EVN to borrow ~$700 million for Lai Chau hydropower plant

EVN clinched an agreement with Bank for Foreign Trade of Vietnam (Vietcombank) for a loan of VND14.5 trillion to build Lai Chau hydropower plant, with a total cost of VND35.7 trillion is expected to provide about 4.6 billion kWh of electricity annually. EVN fired its chairman last year after losing as much as 13.3 trillion dong ($635 million) in two years. The company is building a 33-story, twin-tower headquarters of glass and steel next to the centuries-old traditional houses of Hanoi’s old quarter.

Lai Chau hydropower plant project, comprising of three turbines with a total designed capacity of 1,200 MW, is the final hydropower project on the Da River approved by the Prime Minister. The plant with a total cost of VND35.7 trillion is expected to provide about 4.6 billion kWh of electricity annually.

Lai Chau hydropower plant started construction in January, 2011. EVN and a consortium of Hydrochina Zhongnam and ALSTOM contractors have signed a bidding package for electrical and mechanical equipment for the project.

The first turbine of the plant will generate electricity in 2016, with the whole scheme set for completion in 2017.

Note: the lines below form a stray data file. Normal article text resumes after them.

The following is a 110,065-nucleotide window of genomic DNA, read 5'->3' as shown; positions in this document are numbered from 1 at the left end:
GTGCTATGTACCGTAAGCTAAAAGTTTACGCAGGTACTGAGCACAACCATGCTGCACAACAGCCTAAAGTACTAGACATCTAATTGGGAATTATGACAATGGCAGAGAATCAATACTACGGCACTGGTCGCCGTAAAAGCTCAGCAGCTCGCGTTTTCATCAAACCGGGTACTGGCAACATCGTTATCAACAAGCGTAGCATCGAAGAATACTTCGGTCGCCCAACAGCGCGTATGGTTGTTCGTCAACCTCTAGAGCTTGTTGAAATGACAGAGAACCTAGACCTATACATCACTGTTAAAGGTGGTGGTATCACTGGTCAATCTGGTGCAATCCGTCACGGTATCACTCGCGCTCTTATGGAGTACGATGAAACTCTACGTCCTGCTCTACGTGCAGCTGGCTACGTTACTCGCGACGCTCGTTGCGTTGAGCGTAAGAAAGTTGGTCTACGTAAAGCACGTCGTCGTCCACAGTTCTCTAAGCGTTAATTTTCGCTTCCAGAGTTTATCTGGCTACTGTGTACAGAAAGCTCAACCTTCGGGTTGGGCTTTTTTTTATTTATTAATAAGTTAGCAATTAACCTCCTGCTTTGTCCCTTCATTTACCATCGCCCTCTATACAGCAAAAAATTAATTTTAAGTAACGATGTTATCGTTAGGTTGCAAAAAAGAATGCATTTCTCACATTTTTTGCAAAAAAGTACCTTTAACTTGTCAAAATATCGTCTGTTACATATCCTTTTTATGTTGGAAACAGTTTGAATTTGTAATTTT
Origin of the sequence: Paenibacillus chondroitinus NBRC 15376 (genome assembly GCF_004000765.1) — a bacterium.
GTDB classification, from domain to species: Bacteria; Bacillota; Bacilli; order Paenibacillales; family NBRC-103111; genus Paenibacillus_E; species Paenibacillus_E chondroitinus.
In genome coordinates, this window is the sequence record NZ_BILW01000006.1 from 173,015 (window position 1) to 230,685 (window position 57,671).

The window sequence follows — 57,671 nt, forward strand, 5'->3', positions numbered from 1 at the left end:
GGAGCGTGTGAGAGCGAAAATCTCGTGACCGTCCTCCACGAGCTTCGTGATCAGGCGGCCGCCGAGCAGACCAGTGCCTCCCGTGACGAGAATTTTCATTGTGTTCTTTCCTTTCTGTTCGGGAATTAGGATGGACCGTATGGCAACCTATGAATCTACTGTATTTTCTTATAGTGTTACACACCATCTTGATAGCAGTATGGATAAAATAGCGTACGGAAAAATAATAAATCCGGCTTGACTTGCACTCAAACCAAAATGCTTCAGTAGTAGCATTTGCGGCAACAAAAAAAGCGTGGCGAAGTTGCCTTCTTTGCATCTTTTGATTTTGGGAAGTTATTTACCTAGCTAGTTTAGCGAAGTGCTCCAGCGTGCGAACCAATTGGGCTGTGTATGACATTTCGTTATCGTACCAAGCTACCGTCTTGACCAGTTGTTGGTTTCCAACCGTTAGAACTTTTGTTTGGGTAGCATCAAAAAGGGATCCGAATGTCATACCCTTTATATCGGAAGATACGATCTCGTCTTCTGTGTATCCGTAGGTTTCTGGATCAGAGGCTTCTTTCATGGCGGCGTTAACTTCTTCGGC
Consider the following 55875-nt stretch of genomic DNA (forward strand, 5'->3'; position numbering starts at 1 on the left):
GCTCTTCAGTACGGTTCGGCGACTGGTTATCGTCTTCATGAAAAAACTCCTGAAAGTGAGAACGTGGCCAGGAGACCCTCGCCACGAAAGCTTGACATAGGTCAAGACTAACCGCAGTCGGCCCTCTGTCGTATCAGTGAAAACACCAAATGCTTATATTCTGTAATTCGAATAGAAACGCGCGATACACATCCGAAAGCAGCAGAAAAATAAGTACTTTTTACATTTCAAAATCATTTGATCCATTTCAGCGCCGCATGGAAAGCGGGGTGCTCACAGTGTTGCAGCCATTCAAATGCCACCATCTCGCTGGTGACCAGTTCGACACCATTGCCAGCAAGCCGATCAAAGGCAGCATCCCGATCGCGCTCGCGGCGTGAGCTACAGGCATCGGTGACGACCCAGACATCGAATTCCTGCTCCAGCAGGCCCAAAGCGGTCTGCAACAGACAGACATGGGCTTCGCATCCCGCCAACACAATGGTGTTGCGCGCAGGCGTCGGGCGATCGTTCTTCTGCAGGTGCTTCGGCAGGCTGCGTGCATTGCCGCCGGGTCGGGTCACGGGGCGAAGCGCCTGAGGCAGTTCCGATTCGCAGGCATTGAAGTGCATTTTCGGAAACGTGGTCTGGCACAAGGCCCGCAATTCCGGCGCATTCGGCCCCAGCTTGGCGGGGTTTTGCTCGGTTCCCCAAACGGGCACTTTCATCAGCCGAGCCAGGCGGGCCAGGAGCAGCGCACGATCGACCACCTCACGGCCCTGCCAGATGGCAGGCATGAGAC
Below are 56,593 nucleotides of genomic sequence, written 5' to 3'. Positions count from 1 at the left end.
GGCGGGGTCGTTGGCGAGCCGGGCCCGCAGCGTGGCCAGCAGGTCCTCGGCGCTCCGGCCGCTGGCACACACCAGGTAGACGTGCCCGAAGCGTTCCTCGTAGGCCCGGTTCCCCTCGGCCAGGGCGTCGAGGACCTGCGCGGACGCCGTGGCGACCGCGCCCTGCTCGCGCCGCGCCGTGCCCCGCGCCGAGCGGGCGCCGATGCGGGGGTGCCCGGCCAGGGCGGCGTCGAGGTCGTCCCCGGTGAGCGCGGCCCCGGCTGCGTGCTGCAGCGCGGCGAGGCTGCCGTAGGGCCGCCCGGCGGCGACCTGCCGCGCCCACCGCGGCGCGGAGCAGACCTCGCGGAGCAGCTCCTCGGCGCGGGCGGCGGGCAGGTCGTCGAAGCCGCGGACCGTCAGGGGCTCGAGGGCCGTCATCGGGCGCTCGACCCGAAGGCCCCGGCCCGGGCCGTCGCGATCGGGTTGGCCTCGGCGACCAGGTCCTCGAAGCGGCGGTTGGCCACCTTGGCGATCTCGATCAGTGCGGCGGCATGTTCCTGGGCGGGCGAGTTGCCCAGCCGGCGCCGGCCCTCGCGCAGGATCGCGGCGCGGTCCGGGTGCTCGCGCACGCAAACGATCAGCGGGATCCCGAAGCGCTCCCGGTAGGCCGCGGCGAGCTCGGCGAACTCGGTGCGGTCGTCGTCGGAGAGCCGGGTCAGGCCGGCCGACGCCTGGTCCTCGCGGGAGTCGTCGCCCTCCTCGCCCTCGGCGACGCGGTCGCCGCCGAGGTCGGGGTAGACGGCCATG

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Source:  EVN borrows VND14.5 trillion for Lai Chau hydropower plant, Jul 12, 2013

Vietnam Tries to Tame Its Corporate Offspring  Vietnam Electricity, or EVN, fired its chairman last year after losing as much as 13.3 trillion dong ($635 million) in two years. The company is building a 33-story, twin-tower headquarters of glass and steel next to the centuries-old traditional houses of Hanoi’s old quarter.

“The way they’ve done it in the past has been to equitize, not privatize, which typically means selling 10 or 20 percent with no ability for the new investors to exercise control, and with the previous management staying in place,” said Louis Taylor, Vietnam chief executive for Standard Chartered Plc (STAN).

Full privatization “would require relinquishing of state control over many industries, and I’m not sure that’s on many people’s agenda,” Taylor said.

Often, the shares are sold to local authorities, government ministries, or other state companies, said Pincus.

“What was once an ideologically motivated decision to retain industrial and commercial power in the state sector has been cemented in place by interests that profit from the absence of both market competition and administrative discipline,” he said.

The kinds of changes required, such as introducing more competition, creating independent regulatory agencies and enforcing corporate governance codes mandating independent directors, would challenge the concentration of economic power in the hands of a loyal political elite, according to Pincus.

“You have to watch out that what you think might be some kind of reform of the state-owned enterprises doesn’t actually become a new form of crony capitalism,” said Burghardt, a former U.S. ambassador.